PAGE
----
Anyway, I think that covers it, and I need to go now. Undoubtedly there will be more later! I think it’s Deb’s turn to post…

Tricksy Vista

I played with Vista further, after writing about it yesterday. Got the machine on our router. Making it see the network and the internet was sooooo hard. It meant – ohmygod – plugging in a cable.

Well, then to see the share on my old computer, I had to adjust the built in protection, which is pretty slick. It gives you a choice of turning on network visibility and file sharing (or however it called the pair of things) “private” to the local network, or openly to any public network. I chose the former, and love that they made the distinction. Still, not a big deal, and the internet simply worked.

I tested Windows Mail, which is the new name of Outlook Express. I setup my main account I use as the default, modified the account to leave on server, and downloaded the 1800-odd e-mails that were accumulated there. It pops up things to tell you about suspected phishing e-mails, and it highlights those, even when it leaves them in the inbox. Suspected spams, defaulting to “low” for screening, go into a junk folder. There were a lot of false positives, if not that many when some 600-odd were junked overall. The disturbing thing is that apparently anything from me at that very account or domain is considered spam. Ditto for Deb’s address at that domain. You can tell it “not junk.” I’d hope you can do so on the right-click, but the mouse is broken so I had to use the menu. You can’t multi-select and unjunk things, only one by one, which is mildly annoying.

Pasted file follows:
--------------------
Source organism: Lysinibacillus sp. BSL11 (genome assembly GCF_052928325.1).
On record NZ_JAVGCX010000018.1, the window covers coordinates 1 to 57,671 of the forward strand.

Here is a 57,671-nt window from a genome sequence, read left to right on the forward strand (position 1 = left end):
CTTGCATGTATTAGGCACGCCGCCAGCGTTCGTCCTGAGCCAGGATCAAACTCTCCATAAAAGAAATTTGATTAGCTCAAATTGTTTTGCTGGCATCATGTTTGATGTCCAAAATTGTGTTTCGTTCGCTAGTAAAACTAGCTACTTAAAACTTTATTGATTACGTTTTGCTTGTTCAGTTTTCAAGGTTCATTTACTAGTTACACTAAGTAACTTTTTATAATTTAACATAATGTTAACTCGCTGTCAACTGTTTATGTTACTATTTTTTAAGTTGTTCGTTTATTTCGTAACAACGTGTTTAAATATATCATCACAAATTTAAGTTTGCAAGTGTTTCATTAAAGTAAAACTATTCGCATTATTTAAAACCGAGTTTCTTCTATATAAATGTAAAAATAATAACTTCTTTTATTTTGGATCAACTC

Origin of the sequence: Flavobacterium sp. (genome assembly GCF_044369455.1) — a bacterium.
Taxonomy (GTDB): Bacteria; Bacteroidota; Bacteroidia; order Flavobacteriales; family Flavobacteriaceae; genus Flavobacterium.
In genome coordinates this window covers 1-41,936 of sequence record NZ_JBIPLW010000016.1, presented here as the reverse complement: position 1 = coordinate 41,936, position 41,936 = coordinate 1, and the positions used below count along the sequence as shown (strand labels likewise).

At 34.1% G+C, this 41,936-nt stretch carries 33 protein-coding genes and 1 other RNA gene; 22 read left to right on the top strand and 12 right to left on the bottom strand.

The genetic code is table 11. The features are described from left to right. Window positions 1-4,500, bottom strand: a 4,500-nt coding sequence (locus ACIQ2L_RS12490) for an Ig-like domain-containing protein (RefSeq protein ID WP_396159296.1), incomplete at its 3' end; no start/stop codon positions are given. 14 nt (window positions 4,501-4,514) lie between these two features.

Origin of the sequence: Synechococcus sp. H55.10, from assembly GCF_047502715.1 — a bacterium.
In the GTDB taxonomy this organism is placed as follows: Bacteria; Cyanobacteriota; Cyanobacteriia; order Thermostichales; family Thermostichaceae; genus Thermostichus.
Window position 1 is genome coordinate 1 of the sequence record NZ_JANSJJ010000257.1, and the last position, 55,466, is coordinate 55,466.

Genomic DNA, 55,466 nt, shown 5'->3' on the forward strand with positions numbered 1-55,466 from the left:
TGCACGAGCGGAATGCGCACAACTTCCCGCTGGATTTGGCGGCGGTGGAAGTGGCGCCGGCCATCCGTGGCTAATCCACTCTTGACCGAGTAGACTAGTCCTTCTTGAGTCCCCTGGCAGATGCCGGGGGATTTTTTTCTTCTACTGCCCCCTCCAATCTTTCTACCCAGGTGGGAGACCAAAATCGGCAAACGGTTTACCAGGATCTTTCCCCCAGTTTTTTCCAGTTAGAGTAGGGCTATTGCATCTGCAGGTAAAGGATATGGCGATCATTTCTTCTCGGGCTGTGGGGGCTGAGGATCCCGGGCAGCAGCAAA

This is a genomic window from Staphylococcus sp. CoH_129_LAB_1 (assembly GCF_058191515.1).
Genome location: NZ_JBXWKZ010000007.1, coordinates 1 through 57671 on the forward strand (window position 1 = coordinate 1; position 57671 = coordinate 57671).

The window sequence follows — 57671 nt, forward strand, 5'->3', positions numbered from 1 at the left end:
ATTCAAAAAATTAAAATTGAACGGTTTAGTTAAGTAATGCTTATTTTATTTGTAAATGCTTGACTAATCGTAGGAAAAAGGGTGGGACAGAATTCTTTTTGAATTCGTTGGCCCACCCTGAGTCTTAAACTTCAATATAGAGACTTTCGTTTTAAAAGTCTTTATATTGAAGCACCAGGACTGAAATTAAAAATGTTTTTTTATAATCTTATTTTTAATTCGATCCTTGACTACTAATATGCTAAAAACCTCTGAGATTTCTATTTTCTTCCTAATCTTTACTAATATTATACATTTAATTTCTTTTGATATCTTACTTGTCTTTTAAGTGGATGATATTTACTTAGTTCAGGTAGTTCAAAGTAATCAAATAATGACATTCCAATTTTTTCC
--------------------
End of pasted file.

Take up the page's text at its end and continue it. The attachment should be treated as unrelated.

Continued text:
In the inbox, unless it’s on the broken right-click, there is no easy way to tell it a false negative is junk. It’s basically the same old blocked senders scheme tying into that, so I just deleted them. It doesn’t identify the newfangled spams that use PDF attachments, but then most filters don’t.

Overall, it did a good job.

Last night I tried copying way too many files from this to the new computer, pulling them via the new one. It seemed failry slow, and got steadily slower, so I wasn’t surprised this morning to see that one of the fixes out for Vista involves slowness of file transfer that has apparently driven anyone who would notice crazy. I ended up canceling that so I could shut down the machines as thunderstorms were predicted.

This morning I tried copying my Outlook Express data stores, all 3.41 GB of them, to the new machine to import into Windows Mail.

In the process, I found or was reminded of an interesting new feature. I’d set Explorer’s folder options to show everything. If you go to the profile folder, named jay in this case, under it are a set of folders, some of which are hidden. One is called “application data” and has a lot of settings and data files associated with your programs. Another is called “local settings,” and contains folders named temp, temporary internet files, history, and another “application data” folder. In Windows 9x, application data was either directly under the windows folder, or if you had profiles, was under the relevant profile in the profiles folder under windows. Same thing, basically, except for being only one app data per user.